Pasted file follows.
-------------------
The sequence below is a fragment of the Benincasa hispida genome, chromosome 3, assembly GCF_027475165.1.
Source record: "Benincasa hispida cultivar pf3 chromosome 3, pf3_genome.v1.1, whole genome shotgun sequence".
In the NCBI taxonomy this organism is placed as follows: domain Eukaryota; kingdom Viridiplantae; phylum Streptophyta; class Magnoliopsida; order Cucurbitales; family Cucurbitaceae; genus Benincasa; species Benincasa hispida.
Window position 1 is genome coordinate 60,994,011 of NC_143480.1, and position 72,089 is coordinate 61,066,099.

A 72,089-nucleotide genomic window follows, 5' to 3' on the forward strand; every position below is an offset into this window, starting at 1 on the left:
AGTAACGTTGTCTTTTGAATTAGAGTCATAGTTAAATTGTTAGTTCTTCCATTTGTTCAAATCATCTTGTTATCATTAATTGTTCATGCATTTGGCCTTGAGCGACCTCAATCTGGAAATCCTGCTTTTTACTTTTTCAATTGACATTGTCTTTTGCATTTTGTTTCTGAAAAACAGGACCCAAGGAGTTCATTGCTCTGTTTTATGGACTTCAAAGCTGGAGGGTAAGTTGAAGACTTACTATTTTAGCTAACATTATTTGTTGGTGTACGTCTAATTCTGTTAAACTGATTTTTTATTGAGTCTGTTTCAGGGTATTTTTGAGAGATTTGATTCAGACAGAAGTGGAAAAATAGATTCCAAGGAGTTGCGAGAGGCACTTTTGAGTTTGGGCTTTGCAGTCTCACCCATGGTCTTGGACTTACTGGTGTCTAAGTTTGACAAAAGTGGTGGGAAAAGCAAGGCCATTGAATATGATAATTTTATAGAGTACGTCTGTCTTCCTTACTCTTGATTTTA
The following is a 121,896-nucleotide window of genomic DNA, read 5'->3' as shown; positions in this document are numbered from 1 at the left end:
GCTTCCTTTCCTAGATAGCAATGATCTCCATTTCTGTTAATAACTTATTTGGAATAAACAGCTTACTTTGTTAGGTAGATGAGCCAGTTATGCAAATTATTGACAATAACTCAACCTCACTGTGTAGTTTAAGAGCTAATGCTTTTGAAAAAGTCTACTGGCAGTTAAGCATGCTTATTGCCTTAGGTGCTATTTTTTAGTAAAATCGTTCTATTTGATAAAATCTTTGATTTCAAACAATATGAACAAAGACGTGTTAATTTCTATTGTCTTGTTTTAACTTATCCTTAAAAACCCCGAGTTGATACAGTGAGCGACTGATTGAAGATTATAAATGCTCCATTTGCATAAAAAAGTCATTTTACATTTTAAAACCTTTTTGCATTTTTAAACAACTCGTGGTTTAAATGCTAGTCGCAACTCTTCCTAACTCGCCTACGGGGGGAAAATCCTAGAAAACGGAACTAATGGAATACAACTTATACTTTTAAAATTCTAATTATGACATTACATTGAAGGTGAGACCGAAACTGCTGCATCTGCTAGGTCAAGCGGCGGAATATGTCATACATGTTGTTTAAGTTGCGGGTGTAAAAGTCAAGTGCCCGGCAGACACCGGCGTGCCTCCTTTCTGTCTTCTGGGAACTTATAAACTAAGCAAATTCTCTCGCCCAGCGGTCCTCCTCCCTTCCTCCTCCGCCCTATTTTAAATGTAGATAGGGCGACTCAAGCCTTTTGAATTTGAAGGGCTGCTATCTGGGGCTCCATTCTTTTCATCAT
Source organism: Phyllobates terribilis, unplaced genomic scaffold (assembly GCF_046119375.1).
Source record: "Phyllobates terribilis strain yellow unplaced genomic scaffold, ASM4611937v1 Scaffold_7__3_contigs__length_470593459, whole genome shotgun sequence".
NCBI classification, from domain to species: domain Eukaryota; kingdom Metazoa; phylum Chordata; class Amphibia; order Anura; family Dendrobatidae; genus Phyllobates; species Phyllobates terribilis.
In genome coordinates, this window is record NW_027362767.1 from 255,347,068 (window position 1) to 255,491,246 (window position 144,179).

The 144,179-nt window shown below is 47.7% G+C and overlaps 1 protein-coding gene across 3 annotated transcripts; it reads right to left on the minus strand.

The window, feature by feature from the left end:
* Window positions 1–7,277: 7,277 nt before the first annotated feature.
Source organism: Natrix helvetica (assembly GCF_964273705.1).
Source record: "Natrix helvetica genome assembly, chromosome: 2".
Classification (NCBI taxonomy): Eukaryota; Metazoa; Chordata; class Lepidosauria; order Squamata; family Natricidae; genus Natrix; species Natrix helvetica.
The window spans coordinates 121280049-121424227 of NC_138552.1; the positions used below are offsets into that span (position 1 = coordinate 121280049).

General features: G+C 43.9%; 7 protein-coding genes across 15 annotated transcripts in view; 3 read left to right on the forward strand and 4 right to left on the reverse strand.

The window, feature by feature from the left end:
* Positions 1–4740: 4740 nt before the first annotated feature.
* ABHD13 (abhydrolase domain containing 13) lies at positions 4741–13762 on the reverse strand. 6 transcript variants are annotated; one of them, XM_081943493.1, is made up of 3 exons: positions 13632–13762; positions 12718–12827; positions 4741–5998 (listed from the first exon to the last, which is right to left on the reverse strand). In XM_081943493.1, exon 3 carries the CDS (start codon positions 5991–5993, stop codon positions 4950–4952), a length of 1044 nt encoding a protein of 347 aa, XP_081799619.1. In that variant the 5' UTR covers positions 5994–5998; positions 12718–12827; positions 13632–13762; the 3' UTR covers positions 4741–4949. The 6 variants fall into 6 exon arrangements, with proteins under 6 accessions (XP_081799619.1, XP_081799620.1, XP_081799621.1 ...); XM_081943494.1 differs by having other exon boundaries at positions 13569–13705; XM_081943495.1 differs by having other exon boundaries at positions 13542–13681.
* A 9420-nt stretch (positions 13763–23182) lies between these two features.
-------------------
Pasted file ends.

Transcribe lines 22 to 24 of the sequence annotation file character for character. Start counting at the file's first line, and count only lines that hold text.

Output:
* Positions 1–4740: 4740 nt before the first annotated feature.
* ABHD13 (abhydrolase domain containing 13) lies at positions 4741–13762 on the reverse strand. 6 transcript variants are annotated; one of them, XM_081943493.1, is made up of 3 exons: positions 13632–13762; positions 12718–12827; positions 4741–5998 (listed from the first exon to the last, which is right to left on the reverse strand). In XM_081943493.1, exon 3 carries the CDS (start codon positions 5991–5993, stop codon positions 4950–4952), a length of 1044 nt encoding a protein of 347 aa, XP_081799619.1. In that variant the 5' UTR covers positions 5994–5998; positions 12718–12827; positions 13632–13762; the 3' UTR covers positions 4741–4949. The 6 variants fall into 6 exon arrangements, with proteins under 6 accessions (XP_081799619.1, XP_081799620.1, XP_081799621.1 ...); XM_081943494.1 differs by having other exon boundaries at positions 13569–13705; XM_081943495.1 differs by having other exon boundaries at positions 13542–13681.
* A 9420-nt stretch (positions 13763–23182) lies between these two features.